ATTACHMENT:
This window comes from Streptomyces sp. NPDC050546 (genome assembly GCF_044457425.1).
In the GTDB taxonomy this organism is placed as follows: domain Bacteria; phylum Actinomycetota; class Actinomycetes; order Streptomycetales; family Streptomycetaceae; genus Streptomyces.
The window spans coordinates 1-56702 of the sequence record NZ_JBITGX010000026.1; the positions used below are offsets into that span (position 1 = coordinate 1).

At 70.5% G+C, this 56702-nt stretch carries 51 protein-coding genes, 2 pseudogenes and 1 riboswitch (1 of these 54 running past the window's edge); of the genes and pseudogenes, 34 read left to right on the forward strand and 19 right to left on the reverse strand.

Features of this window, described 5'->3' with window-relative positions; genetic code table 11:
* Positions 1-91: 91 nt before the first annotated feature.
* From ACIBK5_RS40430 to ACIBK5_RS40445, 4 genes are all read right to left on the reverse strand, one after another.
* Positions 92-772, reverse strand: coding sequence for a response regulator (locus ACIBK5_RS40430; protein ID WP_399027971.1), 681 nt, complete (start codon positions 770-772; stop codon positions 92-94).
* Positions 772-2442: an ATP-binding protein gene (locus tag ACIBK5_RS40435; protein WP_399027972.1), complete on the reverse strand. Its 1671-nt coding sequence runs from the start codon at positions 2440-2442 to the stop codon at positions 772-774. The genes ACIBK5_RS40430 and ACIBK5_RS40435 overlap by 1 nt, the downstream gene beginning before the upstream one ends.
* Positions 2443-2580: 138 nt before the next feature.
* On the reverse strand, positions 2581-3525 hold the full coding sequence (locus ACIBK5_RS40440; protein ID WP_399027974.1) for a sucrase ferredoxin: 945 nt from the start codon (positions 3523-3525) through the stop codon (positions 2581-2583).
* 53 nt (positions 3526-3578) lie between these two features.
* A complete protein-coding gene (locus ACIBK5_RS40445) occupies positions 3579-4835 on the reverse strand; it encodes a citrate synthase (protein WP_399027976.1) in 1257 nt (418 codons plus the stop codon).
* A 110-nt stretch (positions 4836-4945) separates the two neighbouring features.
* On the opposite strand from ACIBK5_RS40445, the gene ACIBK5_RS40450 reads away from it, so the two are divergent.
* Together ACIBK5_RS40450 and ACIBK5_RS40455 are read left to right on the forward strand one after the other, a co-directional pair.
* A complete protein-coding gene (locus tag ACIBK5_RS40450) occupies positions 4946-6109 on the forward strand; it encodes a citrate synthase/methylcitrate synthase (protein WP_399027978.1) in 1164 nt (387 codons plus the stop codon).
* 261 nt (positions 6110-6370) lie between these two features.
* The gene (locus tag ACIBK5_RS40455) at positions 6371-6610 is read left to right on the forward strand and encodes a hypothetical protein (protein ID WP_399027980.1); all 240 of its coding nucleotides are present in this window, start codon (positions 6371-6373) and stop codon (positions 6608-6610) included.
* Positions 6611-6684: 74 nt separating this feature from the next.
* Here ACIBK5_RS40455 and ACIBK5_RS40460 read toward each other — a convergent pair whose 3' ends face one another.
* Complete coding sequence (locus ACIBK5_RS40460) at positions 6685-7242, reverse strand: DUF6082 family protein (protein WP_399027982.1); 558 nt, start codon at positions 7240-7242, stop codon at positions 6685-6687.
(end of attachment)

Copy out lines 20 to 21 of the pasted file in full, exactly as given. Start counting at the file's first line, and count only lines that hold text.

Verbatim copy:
* Positions 6611-6684: 74 nt separating this feature from the next.
* Here ACIBK5_RS40455 and ACIBK5_RS40460 read toward each other — a convergent pair whose 3' ends face one another.